Saturday, November 08, 2003

My Reaction to a Crack Dealer's Story

Several weeks ago, the Athens alternative newspaper ran an interview with a crack dealer. In the next week's letter column, they ran these two responses (I rather like Professor Merleaux's), and even printed a reaction to those, but they chose not to print the letter I submitted. So I'll share it here:

The interview with the crack dealer, "John Doe," was a
fascinating look at someone on the other side of the law.
But several things he said struck me enough to merit a

First of all, "John Doe" says that his conscience is as clean
as someone who spreads AIDS. I suppose, then, he is unaware
that OCGA 16-5-60 makes if a felony, punishable by up to ten
years imprisonment, for one who is knowingly infected with
HIV to have sex, or even donate blood, without first
disclosing his infection. "John Doe" is, in essence,
equating his conscience with that of a most abominable and
cruel type of felon.

Second, when "Doe" states that there are a "lot of countries"
where crack is legal, I am at a loss as what countries he
means. There are no modern industrial nations where crack or
cocaine is legally available, a la alcohol. Portugal, Spain,
Italy, and Germany have decriminalized the possession of
small amounts of cocaine for personal use, but the sale of
the drug remains illegal in all of them. Even in the
Netherlands, the Mecca of drug legalization, it is still
illegal to possess cocaine. Full legalization was tried by
Switzerland in its infamous 1989 "Needle Park" experiment.
The result was that crime rose, disease spread, and the
number of addicts exploded, and the park was closed in 1992.

Finally, "John Doe" refers to drug addiction as a problem, an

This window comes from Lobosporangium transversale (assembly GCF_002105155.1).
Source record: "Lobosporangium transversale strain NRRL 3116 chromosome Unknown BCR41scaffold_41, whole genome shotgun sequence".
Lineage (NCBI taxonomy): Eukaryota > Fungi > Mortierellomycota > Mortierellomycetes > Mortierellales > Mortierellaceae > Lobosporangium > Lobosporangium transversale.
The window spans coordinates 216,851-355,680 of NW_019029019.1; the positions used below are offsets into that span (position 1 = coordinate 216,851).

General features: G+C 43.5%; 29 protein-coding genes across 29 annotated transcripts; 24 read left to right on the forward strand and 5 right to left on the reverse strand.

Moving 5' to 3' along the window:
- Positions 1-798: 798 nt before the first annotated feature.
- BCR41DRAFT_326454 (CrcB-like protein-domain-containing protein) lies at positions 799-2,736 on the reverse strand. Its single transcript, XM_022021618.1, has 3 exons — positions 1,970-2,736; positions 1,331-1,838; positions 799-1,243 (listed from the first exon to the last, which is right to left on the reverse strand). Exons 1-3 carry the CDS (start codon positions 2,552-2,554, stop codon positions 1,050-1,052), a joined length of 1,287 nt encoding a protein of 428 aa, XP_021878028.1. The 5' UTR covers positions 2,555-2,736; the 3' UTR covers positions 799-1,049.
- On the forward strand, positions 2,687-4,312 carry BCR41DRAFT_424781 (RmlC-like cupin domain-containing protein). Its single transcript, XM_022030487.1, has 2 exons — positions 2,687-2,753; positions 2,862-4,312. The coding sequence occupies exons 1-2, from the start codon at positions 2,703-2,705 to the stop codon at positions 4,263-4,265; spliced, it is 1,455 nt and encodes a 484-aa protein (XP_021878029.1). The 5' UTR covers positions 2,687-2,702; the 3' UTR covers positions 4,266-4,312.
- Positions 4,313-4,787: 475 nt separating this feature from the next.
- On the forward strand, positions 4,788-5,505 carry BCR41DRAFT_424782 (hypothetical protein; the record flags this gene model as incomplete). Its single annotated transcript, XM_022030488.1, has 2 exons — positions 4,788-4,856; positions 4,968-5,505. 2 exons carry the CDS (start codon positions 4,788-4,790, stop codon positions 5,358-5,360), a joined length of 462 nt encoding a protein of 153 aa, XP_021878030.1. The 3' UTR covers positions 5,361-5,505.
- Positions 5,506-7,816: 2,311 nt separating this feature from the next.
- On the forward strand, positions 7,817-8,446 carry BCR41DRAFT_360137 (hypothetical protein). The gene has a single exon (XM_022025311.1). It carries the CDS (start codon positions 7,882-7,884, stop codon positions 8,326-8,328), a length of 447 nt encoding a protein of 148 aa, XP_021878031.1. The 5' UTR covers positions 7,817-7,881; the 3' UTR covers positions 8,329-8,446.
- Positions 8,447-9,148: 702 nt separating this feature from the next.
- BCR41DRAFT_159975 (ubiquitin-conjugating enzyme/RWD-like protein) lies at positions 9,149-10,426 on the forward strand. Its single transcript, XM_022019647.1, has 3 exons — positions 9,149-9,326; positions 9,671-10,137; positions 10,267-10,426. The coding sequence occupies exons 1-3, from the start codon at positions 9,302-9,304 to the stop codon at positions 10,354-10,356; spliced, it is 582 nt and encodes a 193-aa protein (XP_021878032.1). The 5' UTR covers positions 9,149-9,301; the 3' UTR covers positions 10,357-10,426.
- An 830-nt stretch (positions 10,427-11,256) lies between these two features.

ailment, that the current War on Drugs fails to address. And
there is a lot of truth in that. But "Doe" is the one
feeding that problem, and supplying that ailment. It is he
who allows that problem to grow, and to grow worse. He could
go get a legitimate and legal job, and make an honest living,
but he prefers to sell destructive drugs to addicts. And
then he blames the government for not fixing the problem that
he himself has nurtured and fed.

I suspect that "Doe" would answer this criticism the same way
he rationalized why he sells to his family: "they are going
to buy it from somebody anyway." If that's the case, then
there should be no problem with selling firearms to convicted
felons, because otherwise they'll just find someone else on
the black market to buy from. Or providing kiddie porn to
perverts, because they'll acquire it from somebody
eventually. Or selling plutonium to the Libyans, because
they're going to buy it from somebody anyway. "Somebody
else" excuses make for good rhetoric, but they don't make the
behavior right.

Worst of all, "Doe" obviously knows what his product does to
people. He knows of the dependency, of the desperation, of
the dispair that follows in its wake. If people are coming
to him offering false limbs and stolen food in exchange for a
hit, that is because of the destruction that his product has
brought on their lives. They may have driven themselves to
that point, but it is he that provided the gas. How can he
continue to wreck havoc on more lives, knowing full-well what
consequences await his customers? I imagine it must require
a great deal of insensitivity to your fellow man to
personally provide him with the means to destroy himself.

Loren C. Collins


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